The 9-5 job has been disappearing for quite some time now, blurring the lines of office and personal time. Technology has been a driving force in this work culture shift. Corporations hand out Blackberries and are unabashed about asking employees to integrate work email into their personal smartphones. Weekends and evenings away from the office offer an illusion of personal time, but bosses need to learn to untether their employees or risk losses.
Chris Duchesne of Fast Company reports that only 25 percent of employees took advantage of all their paid time off in 2013. Of those people, over 60 percent admitted to working while on vacation—hard to really call it paid “time off.” USTA calls this behavior “work martyrdom” and it's a bad policy to promote in a professional business.
The result is a stress-filled workplace, one that results in companies loosing around $300 billion from illnesses from these undefined hours, according to the World Health Organization. In order to break from this work martyrdom, employers need to establish a company culture that encourages and lets employees know they've earned this time.
Duchesne notes that paid time off is a part of an employee's compensation for the year, and employers and employees need to start thinking of it as such. Time is far more valuable than money—you can't get time back—and employees would surely throw a fit if you took money out of their salary. In order to make these company culture changes, it's important for leaders to set the example. Duchesne explains if managers are unable to take their own paid time off, why should employees feel comfortable doing the same.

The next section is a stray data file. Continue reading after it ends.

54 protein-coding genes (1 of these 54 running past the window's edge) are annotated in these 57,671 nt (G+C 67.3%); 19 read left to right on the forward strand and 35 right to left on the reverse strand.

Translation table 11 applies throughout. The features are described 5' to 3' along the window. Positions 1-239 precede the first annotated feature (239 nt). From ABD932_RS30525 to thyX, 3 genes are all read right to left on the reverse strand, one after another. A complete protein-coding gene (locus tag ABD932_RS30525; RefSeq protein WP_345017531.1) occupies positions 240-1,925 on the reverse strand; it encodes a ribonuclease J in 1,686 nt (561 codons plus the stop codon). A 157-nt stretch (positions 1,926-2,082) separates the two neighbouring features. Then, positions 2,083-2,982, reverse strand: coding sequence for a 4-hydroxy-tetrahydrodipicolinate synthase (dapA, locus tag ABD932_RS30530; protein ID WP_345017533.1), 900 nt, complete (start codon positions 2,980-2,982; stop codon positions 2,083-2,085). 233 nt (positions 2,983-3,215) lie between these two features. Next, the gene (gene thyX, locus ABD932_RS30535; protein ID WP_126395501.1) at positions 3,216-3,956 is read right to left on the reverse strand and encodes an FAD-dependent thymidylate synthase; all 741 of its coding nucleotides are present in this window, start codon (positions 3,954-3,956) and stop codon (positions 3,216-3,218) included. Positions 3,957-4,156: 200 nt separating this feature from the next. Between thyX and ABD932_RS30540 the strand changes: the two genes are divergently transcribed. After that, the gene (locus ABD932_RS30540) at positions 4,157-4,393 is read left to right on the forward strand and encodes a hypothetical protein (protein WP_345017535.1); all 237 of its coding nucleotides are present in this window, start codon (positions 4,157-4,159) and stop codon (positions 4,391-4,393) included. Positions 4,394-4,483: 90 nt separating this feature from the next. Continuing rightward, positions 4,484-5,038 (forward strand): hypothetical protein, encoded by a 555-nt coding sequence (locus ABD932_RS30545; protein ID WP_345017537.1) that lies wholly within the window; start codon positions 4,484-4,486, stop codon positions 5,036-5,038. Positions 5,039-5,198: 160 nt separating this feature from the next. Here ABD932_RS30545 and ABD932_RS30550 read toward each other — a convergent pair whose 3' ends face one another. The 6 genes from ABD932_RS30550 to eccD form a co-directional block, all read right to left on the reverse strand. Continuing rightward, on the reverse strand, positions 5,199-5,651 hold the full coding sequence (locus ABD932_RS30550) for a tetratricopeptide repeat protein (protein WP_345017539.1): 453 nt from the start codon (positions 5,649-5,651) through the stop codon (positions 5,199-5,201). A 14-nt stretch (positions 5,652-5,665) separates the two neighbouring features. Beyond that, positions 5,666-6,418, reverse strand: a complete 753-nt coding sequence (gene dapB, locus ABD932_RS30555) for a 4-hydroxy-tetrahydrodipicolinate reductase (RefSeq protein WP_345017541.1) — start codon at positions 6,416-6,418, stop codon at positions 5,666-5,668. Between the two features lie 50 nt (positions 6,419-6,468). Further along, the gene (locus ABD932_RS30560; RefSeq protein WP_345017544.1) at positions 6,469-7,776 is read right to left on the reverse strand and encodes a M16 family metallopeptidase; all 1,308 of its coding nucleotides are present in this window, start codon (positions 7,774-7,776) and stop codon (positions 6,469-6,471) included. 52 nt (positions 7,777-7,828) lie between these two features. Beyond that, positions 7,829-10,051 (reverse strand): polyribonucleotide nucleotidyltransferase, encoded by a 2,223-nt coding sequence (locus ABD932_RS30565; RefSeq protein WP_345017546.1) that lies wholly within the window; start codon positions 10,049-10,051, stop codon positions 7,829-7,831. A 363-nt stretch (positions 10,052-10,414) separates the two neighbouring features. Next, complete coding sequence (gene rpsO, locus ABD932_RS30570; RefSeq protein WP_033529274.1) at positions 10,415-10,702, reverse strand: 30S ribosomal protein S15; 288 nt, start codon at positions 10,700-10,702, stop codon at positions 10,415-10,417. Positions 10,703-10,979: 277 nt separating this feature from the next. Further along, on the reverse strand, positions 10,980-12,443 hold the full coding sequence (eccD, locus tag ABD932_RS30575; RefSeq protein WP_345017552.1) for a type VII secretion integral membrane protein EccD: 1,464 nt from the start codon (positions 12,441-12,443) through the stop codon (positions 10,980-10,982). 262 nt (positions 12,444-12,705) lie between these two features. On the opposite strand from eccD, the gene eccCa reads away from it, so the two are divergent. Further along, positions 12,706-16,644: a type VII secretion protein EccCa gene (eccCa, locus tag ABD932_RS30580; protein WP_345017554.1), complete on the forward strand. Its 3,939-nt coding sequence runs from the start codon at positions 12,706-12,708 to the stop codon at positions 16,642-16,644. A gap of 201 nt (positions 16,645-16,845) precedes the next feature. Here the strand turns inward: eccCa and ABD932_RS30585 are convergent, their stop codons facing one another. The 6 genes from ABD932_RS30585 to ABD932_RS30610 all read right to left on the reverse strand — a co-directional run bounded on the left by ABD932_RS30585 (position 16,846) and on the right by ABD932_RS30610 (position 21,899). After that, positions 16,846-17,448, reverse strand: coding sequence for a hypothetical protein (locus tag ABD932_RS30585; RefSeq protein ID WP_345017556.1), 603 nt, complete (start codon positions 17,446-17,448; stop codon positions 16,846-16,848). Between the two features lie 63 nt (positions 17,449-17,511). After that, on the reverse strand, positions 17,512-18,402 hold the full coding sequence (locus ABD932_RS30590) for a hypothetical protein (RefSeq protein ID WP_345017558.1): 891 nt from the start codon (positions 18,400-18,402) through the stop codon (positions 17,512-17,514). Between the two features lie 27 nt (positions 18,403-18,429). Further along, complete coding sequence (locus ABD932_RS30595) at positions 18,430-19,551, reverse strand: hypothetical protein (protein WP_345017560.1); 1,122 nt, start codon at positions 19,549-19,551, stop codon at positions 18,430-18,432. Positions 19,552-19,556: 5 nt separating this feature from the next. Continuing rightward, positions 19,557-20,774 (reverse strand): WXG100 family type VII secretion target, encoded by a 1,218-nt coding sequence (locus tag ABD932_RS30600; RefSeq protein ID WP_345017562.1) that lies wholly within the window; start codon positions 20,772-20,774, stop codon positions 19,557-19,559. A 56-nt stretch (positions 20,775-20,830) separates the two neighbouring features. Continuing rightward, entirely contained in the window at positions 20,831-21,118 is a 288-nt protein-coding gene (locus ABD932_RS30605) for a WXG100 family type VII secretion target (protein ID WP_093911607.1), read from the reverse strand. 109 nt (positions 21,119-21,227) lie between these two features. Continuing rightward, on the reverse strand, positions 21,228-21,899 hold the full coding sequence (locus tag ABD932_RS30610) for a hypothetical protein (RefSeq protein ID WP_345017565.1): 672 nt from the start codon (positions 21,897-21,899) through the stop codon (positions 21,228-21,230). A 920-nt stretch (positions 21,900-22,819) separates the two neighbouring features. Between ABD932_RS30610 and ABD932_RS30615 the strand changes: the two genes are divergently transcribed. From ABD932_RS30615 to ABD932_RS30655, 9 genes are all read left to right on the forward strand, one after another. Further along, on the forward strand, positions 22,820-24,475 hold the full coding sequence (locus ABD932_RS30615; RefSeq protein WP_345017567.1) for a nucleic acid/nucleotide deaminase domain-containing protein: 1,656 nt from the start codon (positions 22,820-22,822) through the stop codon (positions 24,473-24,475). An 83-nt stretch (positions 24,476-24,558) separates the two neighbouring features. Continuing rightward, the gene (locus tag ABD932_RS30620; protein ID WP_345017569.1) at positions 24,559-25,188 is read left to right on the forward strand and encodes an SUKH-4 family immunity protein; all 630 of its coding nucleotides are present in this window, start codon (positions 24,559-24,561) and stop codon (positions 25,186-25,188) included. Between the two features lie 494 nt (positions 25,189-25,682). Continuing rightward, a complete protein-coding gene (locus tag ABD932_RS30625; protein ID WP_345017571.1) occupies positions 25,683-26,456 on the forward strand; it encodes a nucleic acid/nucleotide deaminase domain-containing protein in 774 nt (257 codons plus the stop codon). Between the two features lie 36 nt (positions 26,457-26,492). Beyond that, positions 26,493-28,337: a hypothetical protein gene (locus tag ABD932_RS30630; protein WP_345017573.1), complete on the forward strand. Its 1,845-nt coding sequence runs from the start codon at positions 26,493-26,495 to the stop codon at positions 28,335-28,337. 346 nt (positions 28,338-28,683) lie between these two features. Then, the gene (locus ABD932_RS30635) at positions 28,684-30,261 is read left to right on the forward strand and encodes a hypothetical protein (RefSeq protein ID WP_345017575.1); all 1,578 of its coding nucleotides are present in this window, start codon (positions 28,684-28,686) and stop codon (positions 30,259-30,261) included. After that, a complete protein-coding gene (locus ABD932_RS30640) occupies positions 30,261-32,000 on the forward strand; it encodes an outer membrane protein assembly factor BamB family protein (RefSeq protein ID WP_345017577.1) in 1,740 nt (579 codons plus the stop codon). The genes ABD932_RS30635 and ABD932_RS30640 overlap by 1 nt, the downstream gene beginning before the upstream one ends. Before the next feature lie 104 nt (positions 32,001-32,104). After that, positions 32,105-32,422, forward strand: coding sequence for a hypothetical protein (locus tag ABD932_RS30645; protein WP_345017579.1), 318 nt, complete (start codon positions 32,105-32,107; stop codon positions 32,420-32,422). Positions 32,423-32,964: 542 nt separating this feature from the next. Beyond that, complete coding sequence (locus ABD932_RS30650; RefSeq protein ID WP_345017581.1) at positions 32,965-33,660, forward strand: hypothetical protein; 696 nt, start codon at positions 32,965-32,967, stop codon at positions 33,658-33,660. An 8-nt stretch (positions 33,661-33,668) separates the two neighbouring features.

Employees need to feel secure in taking real time off—no checking email while on the beach. There's never a perfect time to take a vacation away from the office, so Duchesne suggests having protocols in place to make sure other teams can take over your responsibilities while your away.
The work-life balance has taken a backseat, and any employee trying to make it their philosophy in corporate America will quickly be met with pressures from peers and bosses to assimilate. It's a change that needs to be made at the highest levels company, though, it's unsure what may influence this kind of change.
Read more at Fast Company
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